Within higher education, structures like institutional autonomy, shared governance, and academic freedom have prevented partisan politics from controlling college classrooms. While, in most cases, these structures successfully insulate higher education institutions from censorship and hegemony, they can also confound the well-intentioned efforts of public officials who are seeking to address broad issues that are not rooted in current controversies.
Take, for example, the issue of textbook prices. Every year, students and families experience this problem acutely as they shell out an average of $1,200 on required course materials. Amid concerns about rapidly rising prices - and the fact that textbook inflation consistently outpaces overall inflation - this problem is even more relevant to the discussions public officials are having with their constituents. But what can these officials do about it? They have no control over which textbooks are required and cannot reasonably expect taxpayers to write a blank check to cover these rising costs through grants or stipends.
Fortunately, West Virginia found a state-level solution to the high cost of textbooks, one that does not thwart academic freedom or balloon the budget. Instead of advancing a mandate, the legislature established a call to action and faculty incentives to adopt Open Education Resources (OER) - an alternative to traditional textbooks that are open-licensed and free to students. The West Virginia Higher Education Policy Commission (HEPC), in partnership with Student-Ready Strategies (SRS), took the legislation’s broad charge, designing and funding a faculty mini-grant program to advance this call to action. The program incentivizes faculty to adopt or create OER in one of their courses, and when they do, they receive a $1,000, one-time grant. The approach was built on ideals of concern for students and respect for faculty and academic freedom, and it is turning out to be a win-win-win for state officials, students, and the faculty members themselves.
Why students love it
They get their course materials for free! They also save time that other students spend comparison-shopping, borrowing, or sharing books to keep costs down. And they have equitable access to materials on or before the first day of class. In courses using traditional textbooks, students of color and poverty-affected students are more likely to delay or forego this high-price purchase, making it more difficult for them to perform at the same levels as their more privileged peers.
Participating faculty administered an HEPC survey to students in their OER courses. According to the commission, nine in 10 of these students said it was important that they did not have to purchase textbooks for the class and said they are more likely to take a course with a low-cost option in the future. WIN.
Why faculty love it
Faculty who received incentive grants under this program seized the opportunity because it allowed them to innovate. Faculty grant recipients participate in a community of practice facilitated by SRS, allowing them to continuously improve their approach to using OER. As our team worked with faculty in the community of practice, we have found that they are some of the most innovative, using OER to intentionally include diverse voices, expose students to non-traditional course materials like video and interactive tools, and generally improve student outcomes. And, of course, they receive a $1,000 grant that compensates them for the work required to research, select, and implement the new open course materials.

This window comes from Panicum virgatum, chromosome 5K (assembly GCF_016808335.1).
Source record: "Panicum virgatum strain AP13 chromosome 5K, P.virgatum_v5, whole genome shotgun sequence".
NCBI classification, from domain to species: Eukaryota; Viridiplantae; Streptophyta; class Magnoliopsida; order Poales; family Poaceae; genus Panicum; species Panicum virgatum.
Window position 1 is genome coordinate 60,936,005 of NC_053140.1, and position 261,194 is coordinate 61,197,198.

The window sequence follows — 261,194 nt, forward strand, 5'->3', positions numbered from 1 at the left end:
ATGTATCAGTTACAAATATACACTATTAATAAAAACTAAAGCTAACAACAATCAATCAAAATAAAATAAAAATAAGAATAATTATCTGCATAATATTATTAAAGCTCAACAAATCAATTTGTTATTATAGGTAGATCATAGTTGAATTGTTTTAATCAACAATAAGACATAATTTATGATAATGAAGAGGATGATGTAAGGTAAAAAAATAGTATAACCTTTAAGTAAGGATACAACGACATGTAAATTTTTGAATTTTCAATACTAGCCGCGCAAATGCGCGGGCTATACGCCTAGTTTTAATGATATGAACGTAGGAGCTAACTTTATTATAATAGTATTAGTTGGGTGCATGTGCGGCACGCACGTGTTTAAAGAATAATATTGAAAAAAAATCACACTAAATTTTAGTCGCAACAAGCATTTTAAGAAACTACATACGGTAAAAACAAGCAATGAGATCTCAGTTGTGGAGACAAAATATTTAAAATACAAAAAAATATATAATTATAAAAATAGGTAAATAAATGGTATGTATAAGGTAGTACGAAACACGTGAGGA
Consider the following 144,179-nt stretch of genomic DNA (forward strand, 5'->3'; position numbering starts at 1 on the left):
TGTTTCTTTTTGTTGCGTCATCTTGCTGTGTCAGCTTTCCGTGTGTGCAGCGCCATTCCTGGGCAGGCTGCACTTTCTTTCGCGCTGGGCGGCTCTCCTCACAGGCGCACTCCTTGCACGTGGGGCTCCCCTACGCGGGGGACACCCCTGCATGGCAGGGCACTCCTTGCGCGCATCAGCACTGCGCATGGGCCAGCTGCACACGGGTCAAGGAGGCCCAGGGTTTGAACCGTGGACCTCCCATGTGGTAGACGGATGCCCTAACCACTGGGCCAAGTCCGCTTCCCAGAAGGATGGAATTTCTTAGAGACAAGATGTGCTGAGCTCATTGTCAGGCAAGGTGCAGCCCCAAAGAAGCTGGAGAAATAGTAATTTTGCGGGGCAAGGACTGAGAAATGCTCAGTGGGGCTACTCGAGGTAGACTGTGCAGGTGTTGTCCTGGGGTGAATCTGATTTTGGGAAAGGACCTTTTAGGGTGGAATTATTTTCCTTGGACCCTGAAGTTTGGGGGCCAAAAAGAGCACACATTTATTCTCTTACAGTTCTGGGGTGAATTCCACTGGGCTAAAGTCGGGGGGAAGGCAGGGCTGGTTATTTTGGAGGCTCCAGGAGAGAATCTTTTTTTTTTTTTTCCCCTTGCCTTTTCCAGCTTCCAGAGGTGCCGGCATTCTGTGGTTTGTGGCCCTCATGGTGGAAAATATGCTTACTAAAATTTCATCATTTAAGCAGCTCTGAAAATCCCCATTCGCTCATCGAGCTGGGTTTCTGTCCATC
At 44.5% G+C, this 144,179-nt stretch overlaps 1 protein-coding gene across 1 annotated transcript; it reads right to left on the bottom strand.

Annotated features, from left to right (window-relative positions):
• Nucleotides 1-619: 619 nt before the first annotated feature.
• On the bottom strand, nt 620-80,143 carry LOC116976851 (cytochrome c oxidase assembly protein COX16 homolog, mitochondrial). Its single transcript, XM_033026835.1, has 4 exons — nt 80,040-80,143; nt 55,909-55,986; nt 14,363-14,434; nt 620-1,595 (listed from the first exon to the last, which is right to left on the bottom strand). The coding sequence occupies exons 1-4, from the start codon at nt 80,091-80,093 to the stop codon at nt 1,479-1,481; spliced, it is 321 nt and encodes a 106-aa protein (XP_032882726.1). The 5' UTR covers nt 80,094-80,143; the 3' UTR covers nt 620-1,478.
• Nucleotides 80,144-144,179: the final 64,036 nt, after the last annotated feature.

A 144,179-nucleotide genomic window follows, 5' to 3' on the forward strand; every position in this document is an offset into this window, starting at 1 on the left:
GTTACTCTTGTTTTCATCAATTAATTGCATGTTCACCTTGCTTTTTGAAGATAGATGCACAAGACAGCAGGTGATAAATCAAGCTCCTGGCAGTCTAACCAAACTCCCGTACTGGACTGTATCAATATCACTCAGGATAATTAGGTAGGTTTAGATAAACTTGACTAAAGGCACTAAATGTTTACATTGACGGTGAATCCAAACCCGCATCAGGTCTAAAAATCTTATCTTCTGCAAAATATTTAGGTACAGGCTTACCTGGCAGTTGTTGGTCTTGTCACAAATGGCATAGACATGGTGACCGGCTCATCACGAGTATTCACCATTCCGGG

In an HEPC survey of faculty who received OER grants, 93 percent agree that they plan to convert additional courses to OER in the future, 95 percent agree the OER they used was high-quality, and 96 percent agree that switching to OER was worthwhile. WIN.
Why policymakers love it
First, they created a program that is popular with a myriad constituents, a difficult feat in our increasingly divided political landscape. Beyond that, this program outperforms traditional state grants and Promise programs in terms of return on investment. Think about it this way: With a traditional grant, when the State spends a dollar, a student saves a dollar. That dollar generates savings only for that student and only in that academic term. With the OER program, each dollar spent has generated $4 in student savings, making it four times as effective as simply offsetting the cost of tuition through grants…so far. Since the courses are permanently converted to OER, each one-time investment continues to generate savings for other students who take that course in the future, driving the ROI up further over time.
The OER legislation did not build in a feedback loop for the policymakers themselves, but their continued support for the program indicates that they consider this program a success. Not surprising, given its impact: through three rounds of grants, 117 faculty converted 147 courses to OER, benefitting over 4,000 students, and reducing student cost by an aggregate $620,000. WIN.
The West Virginia OER grant program is a shining example of a policy built on respect for both professionals and precedent. It is a model that should be replicated in every state in the country to bring down the price of college textbooks and learning materials. Beyond that, it should serve as a blueprint for addressing other pressing challenges, particularly in cases where legislative purview is, and should remain, limited. When policymakers solve problems through collaboration and partnership, everybody wins.